UNCORKING SALES

MODESTO, Calif. -- Following in the steps of competitors like Trader Joe's, Safeway and Albertsons, Save Mart Supermarkets here has launched a private-label economy wine. Marketed under the Fox Brook brand, the wine is available in five varietals: Chardonnay, Cabernet, Merlot, Shiraz and White Zinfandel. It sells for $1.99 per 750-milliliter bottle, or $23.88 per 12-unit case. Classic Wine Co./Bronco

MODESTO, Calif. -- Following in the steps of competitors like Trader Joe's, Safeway and Albertsons, Save Mart Supermarkets here has launched a private-label economy wine. Marketed under the Fox Brook brand, the wine is available in five varietals: Chardonnay, Cabernet, Merlot, Shiraz and White Zinfandel. It sells for $1.99 per 750-milliliter bottle, or $23.88 per 12-unit case. Classic Wine Co./Bronco Wine Co., Ceres, Calif. -- the same company that supplies Trader Joe's highly popular Charles Shaw value wine -- produces Fox Brook for Save Mart. Trader Joe's introduced Charles Shaw a few years ago for $1.99 to $3.39, depending on store location. Because of its price point, it's dubbed "Two Buck Chuck."

Since its introduction in April, Fox Brook has brought incremental sales to the category, according to Mark Endres, beer, wine and liquor buyer for the retailer's Save Mart Foods, FoodMaxx and S-Mart banner stores. SN asked Endres to discuss the benefits of carrying Fox Brook, and to comment on other areas of wine retailing.

SN: Why did Save Mart get involved with an economy wine?

ENDRES: The goal of the wine is to compete with Trader Joe's Charles Shaw wine. We decided to go after the [economy wine] category after noticing that our low-end wine sales started showing a decline. Two Buck Chuck probably had a lot to do with that.

SN: How is Fox Brook performing?

ENDRES: Fox Brook proves that a $1.99 wine can taste good. We were concerned that Fox Brook might hurt sales of other wines. But since its introduction in April, total category sales are up 10%, and sales of 750-milliliter bottles are up 19%. Our goal was to sell about 100,000 cases during the wine's first year on shelves. But it has sold nearly that much in just six months. It's far exceeding our expectations, and hasn't hurt any other product sales in the category. We certainly are bringing in new customers, and probably are attracting some people who previously went to Trader Joe's to buy Two Buck Chuck.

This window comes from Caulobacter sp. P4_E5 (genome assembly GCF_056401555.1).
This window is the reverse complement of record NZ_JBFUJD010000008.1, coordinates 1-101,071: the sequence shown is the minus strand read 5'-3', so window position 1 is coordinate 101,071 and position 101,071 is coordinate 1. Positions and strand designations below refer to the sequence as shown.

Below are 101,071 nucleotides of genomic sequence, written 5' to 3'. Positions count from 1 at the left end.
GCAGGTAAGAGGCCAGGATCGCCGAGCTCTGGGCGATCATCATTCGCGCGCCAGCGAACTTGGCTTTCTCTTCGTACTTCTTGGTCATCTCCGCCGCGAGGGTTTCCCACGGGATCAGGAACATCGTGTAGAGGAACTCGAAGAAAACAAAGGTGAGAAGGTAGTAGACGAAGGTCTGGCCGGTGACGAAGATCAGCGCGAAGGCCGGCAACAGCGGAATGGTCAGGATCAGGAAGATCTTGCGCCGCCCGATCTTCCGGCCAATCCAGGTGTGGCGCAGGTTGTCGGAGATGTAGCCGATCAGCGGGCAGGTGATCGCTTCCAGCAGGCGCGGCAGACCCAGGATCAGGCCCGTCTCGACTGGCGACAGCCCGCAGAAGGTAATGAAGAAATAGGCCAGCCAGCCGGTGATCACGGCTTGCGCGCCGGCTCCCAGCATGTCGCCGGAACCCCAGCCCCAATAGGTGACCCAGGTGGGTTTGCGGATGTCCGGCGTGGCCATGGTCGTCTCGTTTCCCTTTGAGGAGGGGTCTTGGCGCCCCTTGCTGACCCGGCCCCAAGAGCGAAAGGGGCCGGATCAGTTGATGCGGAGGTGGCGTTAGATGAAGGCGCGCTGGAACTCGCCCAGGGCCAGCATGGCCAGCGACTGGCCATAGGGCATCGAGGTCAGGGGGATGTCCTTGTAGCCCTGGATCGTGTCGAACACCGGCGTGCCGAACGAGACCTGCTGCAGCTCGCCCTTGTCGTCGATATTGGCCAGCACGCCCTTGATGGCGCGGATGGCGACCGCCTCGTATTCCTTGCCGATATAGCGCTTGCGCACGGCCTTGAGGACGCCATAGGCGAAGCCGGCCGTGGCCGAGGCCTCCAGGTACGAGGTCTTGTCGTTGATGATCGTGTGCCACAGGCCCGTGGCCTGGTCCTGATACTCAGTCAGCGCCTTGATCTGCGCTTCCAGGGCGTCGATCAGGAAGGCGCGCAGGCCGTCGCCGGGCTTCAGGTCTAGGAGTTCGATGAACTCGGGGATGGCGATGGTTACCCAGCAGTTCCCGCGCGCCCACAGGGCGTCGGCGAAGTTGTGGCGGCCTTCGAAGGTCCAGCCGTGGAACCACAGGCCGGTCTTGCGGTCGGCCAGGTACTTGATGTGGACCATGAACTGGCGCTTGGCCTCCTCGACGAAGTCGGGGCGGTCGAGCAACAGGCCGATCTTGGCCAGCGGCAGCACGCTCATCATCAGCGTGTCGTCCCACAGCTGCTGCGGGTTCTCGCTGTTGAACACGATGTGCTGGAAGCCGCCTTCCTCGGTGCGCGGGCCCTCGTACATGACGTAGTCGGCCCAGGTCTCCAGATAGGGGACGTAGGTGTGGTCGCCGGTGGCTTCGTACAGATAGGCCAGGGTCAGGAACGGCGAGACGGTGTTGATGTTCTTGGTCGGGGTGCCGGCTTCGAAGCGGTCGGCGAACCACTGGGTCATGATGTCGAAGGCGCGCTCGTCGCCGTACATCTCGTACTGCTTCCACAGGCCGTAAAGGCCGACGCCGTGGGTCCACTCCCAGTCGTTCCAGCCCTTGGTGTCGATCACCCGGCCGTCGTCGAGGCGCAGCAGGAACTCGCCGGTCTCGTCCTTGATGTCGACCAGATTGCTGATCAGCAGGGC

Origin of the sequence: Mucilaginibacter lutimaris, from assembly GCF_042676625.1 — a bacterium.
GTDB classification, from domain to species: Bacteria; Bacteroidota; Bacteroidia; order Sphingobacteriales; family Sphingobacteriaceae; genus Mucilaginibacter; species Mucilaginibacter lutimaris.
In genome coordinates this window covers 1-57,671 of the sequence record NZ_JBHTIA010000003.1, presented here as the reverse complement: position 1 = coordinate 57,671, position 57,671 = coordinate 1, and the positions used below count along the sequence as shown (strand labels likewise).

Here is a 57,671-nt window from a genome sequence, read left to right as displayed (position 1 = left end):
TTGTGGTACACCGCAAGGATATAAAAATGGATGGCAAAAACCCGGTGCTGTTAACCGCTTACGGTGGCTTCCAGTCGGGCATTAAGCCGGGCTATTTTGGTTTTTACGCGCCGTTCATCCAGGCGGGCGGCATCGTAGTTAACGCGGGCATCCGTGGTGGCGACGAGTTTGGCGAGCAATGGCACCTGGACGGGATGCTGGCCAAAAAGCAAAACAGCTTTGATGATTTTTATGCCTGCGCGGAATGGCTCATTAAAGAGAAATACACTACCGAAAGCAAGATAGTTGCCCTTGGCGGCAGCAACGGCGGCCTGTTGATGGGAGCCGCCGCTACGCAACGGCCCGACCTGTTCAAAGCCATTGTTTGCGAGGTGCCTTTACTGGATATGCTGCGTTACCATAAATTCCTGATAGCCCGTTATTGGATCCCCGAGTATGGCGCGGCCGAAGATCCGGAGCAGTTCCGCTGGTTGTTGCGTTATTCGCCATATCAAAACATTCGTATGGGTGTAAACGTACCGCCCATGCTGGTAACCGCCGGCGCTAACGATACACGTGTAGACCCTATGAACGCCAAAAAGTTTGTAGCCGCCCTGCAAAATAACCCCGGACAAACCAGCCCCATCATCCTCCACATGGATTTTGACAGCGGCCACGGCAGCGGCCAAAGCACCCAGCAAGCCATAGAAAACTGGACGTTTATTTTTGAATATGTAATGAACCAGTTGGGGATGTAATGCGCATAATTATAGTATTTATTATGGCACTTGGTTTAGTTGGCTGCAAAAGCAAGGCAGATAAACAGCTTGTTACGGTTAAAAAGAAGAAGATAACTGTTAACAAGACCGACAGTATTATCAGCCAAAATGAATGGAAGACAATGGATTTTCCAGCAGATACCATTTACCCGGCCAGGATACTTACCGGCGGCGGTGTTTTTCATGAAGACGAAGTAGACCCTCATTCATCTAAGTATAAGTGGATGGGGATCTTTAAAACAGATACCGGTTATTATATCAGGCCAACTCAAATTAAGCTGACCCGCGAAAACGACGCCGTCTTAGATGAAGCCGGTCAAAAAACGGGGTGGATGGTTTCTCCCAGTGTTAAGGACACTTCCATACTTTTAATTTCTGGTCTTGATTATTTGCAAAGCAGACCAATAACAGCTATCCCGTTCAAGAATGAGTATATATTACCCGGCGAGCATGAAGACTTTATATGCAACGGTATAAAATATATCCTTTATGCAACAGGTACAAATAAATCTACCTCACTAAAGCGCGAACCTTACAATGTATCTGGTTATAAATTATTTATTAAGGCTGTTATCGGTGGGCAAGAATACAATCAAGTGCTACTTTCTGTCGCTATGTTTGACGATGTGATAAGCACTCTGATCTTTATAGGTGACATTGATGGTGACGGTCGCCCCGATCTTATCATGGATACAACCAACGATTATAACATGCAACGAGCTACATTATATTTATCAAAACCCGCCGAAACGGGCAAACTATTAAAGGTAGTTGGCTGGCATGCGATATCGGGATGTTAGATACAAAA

SN: Along with offering economy wines, what else can supermarkets do to boost exposure and sales of wine?

ENDRES: Marketing is a big plus. That's probably why Fox Brook has been as successful as it has. We've really gotten behind it. We use freeway billboards, radio, in-store communications, floor ads, standees and case tags. We also promote it in our weekly ads, as well as in our monthly savings book. Secondary locations are also important. We sell Fox Brook by the unit in our wine department and in pallets in the front of the store. It's also sold by the case for $23.88. Case tags promoting the $23.88 price point have been successful.

SN: What about cross merchandising? Are there more opportunities to do so today than in the past?

ENDRES: Yes, there are more opportunities. Over the last four years, the wine industry in general has done a better job cross merchandising with produce, meat, deli and other departments. We do a lot of it ourselves. Recently, we tied in Black Swan wine with fresh bread, pasta, pasta sauce and Parmesan cheese. It did very well. Now that the holidays are approaching, we have even more cross-merchandising opportunities.

SN: Why is the wine consumer such an important consumer?

ENDRES: If a customer purchases wine, the basket ring goes up by about $11 to $20. Plus, wine buyers buy more premium products in the store.